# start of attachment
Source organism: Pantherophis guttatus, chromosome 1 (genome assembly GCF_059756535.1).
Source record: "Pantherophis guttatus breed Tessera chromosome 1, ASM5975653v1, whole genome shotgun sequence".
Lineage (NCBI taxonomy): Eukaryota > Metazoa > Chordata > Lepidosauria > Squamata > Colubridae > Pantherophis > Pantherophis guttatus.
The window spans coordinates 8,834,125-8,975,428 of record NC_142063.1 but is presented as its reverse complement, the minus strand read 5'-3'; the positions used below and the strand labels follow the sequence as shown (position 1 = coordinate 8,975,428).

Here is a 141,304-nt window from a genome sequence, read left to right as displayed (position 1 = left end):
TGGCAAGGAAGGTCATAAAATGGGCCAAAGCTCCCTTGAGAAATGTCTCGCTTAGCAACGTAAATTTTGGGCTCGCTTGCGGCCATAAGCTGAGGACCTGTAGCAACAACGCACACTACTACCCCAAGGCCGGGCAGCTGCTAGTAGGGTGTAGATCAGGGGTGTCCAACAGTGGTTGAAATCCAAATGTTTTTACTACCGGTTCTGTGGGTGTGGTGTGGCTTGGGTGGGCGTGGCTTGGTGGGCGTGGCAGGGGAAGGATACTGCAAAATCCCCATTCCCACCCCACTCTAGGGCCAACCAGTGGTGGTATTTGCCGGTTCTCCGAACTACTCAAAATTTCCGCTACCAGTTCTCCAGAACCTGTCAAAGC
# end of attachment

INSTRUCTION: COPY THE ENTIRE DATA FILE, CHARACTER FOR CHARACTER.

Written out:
Source organism: Pantherophis guttatus, chromosome 1 (genome assembly GCF_059756535.1).
Source record: "Pantherophis guttatus breed Tessera chromosome 1, ASM5975653v1, whole genome shotgun sequence".
Lineage (NCBI taxonomy): Eukaryota > Metazoa > Chordata > Lepidosauria > Squamata > Colubridae > Pantherophis > Pantherophis guttatus.
The window spans coordinates 8,834,125-8,975,428 of record NC_142063.1 but is presented as its reverse complement, the minus strand read 5'-3'; the positions used below and the strand labels follow the sequence as shown (position 1 = coordinate 8,975,428).

Here is a 141,304-nt window from a genome sequence, read left to right as displayed (position 1 = left end):
TGGCAAGGAAGGTCATAAAATGGGCCAAAGCTCCCTTGAGAAATGTCTCGCTTAGCAACGTAAATTTTGGGCTCGCTTGCGGCCATAAGCTGAGGACCTGTAGCAACAACGCACACTACTACCCCAAGGCCGGGCAGCTGCTAGTAGGGTGTAGATCAGGGGTGTCCAACAGTGGTTGAAATCCAAATGTTTTTACTACCGGTTCTGTGGGTGTGGTGTGGCTTGGGTGGGCGTGGCTTGGTGGGCGTGGCAGGGGAAGGATACTGCAAAATCCCCATTCCCACCCCACTCTAGGGCCAACCAGTGGTGGTATTTGCCGGTTCTCCGAACTACTCAAAATTTCCGCTACCAGTTCTCCAGAACCTGTCAAAGC